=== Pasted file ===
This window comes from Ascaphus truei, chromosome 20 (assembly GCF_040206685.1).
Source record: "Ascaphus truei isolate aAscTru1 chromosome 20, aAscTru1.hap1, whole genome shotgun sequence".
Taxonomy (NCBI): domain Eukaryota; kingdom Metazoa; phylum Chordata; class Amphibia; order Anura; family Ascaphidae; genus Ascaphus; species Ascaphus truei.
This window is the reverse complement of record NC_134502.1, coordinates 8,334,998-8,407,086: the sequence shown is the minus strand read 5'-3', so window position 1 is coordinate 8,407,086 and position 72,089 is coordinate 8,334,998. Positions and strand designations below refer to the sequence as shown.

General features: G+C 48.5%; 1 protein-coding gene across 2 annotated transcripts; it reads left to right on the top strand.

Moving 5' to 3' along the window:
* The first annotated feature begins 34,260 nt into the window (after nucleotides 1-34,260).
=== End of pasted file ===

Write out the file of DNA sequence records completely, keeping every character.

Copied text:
This window comes from Ascaphus truei, chromosome 20 (assembly GCF_040206685.1).
Source record: "Ascaphus truei isolate aAscTru1 chromosome 20, aAscTru1.hap1, whole genome shotgun sequence".
Taxonomy (NCBI): domain Eukaryota; kingdom Metazoa; phylum Chordata; class Amphibia; order Anura; family Ascaphidae; genus Ascaphus; species Ascaphus truei.
This window is the reverse complement of record NC_134502.1, coordinates 8,334,998-8,407,086: the sequence shown is the minus strand read 5'-3', so window position 1 is coordinate 8,407,086 and position 72,089 is coordinate 8,334,998. Positions and strand designations below refer to the sequence as shown.

General features: G+C 48.5%; 1 protein-coding gene across 2 annotated transcripts; it reads left to right on the top strand.

Moving 5' to 3' along the window:
* The first annotated feature begins 34,260 nt into the window (after nucleotides 1-34,260).